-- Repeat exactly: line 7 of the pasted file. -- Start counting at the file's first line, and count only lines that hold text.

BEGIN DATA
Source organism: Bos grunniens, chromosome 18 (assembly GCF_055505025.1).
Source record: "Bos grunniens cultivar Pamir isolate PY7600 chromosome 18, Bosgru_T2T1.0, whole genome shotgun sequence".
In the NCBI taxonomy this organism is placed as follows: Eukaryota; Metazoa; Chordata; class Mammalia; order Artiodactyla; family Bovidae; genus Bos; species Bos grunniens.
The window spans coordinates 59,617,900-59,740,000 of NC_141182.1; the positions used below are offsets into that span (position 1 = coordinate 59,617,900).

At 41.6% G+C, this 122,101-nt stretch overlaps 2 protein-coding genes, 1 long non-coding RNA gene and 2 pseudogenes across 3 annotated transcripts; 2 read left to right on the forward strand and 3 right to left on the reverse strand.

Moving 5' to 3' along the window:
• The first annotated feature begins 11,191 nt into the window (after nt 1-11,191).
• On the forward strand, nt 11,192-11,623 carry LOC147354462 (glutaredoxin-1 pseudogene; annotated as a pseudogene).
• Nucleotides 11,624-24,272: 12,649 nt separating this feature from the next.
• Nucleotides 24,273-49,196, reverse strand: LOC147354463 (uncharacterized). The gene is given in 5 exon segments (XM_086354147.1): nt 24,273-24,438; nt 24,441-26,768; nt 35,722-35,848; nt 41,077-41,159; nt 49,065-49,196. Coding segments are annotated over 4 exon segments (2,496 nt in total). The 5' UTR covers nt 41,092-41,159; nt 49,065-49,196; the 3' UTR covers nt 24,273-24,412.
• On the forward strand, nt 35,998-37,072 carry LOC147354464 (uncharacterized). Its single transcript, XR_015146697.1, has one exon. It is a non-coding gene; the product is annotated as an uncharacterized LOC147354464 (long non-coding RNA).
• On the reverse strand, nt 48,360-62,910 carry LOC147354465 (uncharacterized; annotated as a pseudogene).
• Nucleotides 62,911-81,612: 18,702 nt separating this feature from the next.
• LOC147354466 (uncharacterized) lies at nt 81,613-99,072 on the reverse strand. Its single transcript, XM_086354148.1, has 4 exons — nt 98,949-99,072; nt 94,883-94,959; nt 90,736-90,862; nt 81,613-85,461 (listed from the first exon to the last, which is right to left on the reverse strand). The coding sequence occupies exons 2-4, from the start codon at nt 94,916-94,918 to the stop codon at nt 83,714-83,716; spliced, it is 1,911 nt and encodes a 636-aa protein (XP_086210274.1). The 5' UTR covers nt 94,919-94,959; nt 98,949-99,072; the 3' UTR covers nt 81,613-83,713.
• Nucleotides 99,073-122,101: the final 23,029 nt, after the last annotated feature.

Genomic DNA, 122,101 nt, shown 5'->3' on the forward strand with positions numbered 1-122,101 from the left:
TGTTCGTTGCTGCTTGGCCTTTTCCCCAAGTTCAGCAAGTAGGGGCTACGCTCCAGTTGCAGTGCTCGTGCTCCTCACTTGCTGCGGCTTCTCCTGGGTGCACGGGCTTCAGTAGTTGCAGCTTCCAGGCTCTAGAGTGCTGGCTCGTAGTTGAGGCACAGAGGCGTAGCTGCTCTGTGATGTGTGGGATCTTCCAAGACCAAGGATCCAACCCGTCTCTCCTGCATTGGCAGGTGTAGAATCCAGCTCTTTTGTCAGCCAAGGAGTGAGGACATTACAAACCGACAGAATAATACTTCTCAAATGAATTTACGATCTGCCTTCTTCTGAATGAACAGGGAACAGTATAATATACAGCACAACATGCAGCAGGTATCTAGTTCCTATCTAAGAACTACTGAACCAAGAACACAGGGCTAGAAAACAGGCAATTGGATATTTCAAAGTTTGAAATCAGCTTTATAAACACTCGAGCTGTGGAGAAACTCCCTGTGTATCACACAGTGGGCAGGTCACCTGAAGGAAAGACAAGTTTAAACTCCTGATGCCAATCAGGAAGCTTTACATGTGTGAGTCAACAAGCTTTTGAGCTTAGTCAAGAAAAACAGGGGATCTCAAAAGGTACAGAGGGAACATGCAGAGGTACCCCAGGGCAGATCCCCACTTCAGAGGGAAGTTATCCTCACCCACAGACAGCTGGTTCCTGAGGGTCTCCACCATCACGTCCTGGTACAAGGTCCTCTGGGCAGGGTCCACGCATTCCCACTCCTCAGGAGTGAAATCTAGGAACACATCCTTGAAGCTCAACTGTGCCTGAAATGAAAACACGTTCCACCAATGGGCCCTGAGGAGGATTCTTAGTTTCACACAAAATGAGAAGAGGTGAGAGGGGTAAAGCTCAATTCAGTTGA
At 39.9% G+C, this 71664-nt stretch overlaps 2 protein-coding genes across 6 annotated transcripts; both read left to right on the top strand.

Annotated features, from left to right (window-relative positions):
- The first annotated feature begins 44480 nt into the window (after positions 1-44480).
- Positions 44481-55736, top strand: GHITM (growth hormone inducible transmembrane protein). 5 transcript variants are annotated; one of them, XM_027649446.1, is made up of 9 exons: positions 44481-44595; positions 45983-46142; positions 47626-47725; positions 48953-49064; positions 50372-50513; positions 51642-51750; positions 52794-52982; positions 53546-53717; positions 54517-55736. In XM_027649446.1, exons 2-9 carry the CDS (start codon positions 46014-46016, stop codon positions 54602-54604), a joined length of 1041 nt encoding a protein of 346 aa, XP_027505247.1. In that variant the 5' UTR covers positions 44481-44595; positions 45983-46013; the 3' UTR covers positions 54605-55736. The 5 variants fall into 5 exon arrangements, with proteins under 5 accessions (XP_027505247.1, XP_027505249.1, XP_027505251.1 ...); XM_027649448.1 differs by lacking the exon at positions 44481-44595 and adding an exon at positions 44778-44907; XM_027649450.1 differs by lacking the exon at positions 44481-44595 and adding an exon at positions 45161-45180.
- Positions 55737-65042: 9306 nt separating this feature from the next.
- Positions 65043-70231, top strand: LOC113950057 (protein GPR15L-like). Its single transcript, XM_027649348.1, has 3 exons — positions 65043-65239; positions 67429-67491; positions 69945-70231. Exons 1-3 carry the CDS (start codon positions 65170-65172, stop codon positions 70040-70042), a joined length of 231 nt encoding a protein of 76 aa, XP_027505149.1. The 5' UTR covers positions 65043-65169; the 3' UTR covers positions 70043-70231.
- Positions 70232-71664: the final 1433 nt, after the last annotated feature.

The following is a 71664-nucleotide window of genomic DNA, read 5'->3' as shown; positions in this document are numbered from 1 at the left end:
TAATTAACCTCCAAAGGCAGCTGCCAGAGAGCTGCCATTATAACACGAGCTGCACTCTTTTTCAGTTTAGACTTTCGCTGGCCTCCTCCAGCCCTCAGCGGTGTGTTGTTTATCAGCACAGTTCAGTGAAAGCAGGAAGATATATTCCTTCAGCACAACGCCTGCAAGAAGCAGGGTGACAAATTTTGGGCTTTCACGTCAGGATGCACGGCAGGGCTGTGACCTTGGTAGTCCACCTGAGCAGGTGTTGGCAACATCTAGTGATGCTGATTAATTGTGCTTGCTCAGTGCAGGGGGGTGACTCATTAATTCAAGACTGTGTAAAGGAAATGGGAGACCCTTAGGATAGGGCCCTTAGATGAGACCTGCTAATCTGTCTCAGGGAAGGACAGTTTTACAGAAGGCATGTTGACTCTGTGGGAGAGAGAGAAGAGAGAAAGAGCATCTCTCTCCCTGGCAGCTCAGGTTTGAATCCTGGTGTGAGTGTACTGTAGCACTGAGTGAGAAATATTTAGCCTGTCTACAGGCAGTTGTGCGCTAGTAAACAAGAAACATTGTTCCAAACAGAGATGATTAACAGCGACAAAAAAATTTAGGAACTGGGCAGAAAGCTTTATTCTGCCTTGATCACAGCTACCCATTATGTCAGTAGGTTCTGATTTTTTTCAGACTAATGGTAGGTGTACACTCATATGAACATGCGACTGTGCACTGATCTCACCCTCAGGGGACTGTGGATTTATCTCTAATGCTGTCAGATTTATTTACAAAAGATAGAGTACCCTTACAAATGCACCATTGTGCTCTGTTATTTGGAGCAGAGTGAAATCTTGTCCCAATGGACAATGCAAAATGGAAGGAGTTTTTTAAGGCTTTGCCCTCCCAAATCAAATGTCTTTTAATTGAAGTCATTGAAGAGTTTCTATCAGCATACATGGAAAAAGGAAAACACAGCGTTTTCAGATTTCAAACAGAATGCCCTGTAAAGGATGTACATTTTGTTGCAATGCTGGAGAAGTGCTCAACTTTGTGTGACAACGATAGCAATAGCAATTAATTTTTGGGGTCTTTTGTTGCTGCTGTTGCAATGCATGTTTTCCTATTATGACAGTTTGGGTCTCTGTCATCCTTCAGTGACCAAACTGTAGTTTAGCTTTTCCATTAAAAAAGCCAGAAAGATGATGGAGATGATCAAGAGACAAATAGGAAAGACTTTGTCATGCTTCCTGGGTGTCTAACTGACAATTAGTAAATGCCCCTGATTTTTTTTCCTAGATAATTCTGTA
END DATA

• The first annotated feature begins 11,191 nt into the window (after nt 1-11,191).